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Venery

Definition: Pursuit of sexual pleasure, sexual indulgence

Pronunciation: VE-ne-ry

Origin

First met in the late 15th century, venery derives from the Latin veneria meaning sexual intercourse. In turn, both originate from Venus, the god of love and sexual desire.

In the early 14th century, venery was used as derived from the French vnerie meaning the practice of hunting, the practice of a chase.

Although completely different, the theoretical resemblance is very much out there.

Why this word?

Too many times lately I’ve wondered what would ever be enough for us; when will we, as the human race, decide that we should strive no further. What does it take for a man to stand up and say “I’m satisfied with what I have”?

When I was younger I used to like this British band called Lostprophets, they were huge so I’m assuming you’ve at least heard of them. A few days ago while surfing the web I came across this. I will not enter any details here, but the lead singer is now charged with a line of horrific pedophilic acts the human ear should have never heard of.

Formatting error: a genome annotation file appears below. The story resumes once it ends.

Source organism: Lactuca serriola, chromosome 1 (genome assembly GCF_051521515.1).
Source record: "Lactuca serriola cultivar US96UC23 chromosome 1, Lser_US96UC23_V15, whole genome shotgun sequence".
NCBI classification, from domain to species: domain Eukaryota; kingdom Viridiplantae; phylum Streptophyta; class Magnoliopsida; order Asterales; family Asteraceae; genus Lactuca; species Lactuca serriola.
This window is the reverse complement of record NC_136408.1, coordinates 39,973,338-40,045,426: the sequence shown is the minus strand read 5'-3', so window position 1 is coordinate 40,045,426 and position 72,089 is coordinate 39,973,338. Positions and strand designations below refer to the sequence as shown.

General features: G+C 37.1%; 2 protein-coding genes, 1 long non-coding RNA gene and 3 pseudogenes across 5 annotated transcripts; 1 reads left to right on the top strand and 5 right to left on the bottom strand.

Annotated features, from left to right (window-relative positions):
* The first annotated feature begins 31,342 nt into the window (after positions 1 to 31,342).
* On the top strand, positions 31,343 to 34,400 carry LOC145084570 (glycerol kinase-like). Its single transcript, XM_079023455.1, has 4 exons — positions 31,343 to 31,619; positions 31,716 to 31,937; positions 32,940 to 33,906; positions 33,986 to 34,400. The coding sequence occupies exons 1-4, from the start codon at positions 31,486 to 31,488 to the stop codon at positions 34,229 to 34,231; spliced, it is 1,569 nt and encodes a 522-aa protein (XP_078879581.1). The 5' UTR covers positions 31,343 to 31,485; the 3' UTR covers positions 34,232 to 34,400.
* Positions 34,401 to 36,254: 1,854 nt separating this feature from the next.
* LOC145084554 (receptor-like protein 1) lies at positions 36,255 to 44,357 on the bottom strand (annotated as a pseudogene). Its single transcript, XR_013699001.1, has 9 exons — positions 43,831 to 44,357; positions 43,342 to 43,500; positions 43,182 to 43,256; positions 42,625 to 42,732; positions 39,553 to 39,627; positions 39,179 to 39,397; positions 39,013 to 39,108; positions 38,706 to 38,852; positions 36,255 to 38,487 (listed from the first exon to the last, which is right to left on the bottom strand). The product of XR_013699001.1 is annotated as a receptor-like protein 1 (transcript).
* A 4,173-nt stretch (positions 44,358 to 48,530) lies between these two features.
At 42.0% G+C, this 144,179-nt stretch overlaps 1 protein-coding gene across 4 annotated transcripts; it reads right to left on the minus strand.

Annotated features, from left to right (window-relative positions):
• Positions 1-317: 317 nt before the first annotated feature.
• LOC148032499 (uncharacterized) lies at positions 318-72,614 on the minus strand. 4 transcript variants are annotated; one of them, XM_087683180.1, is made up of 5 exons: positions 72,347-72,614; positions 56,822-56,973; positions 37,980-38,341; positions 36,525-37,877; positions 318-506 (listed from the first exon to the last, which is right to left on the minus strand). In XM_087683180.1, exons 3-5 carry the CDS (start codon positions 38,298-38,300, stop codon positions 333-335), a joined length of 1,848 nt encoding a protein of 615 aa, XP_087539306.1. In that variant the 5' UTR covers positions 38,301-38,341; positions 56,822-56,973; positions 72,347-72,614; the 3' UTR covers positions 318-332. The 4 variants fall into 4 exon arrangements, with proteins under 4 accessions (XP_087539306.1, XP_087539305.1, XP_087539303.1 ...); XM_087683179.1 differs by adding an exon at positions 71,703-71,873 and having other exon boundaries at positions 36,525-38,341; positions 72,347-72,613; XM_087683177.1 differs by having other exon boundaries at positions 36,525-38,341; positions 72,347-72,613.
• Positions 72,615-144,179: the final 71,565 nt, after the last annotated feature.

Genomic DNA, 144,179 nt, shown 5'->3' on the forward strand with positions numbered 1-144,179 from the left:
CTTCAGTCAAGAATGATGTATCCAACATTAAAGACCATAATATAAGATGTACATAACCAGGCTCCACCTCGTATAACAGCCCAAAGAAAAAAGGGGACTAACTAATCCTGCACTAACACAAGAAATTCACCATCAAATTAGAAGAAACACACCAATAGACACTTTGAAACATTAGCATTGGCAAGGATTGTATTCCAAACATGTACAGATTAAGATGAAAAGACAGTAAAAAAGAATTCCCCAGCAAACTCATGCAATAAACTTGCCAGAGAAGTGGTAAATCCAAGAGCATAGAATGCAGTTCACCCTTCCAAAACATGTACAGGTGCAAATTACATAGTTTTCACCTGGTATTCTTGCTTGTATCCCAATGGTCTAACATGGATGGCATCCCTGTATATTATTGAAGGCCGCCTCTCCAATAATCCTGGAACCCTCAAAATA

When did we, the human kind, decide that whatever it is that nature has planned for us is simply not enough? These actions cannot even be called animalistic or bestial as animals don’t have this practice…

In this era of completely unclear sexual desires, I suggest a little break, to remind us who we are and what it is that we should be doing, rather than what it is that we are doing. Completely without coming across as a prude, some things are just out of line.

Venery is a good word for this meditation in particular as it combines the two- it is the pure pursuit for sexual pleasure, deriving from the name of the God of Love. But it is also the chase of the hunt, the subduing, overpowering and beating of something (someone) smaller and more vulnerable than you are.

Let’s use this word to help us draw the line between the two.

How to use the word venery in a sentence?

Venery is a noun and can be used both in the positive and negative manners; as long as the matter is of sexual pursuit- your use of it will be correct.

“Her acts of venery are of admirable. She is never too tired or ever too busy to find the time and strength to look her absolute best and hit the bars!”

“He is unstoppable, his venery sees no boundaries. Women ceased from being women to him in his early 20s, they are no nothing but means to an evil goal”.

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Written by Victoria Sheinkin

Victoria Sheinkin is a writer, content editor, translator and chief editor for UnusedWords.com. Speaking three and a half languages, she holds two BAs from the Tel Aviv university- Communication and jounalism, English literature and linguistics.

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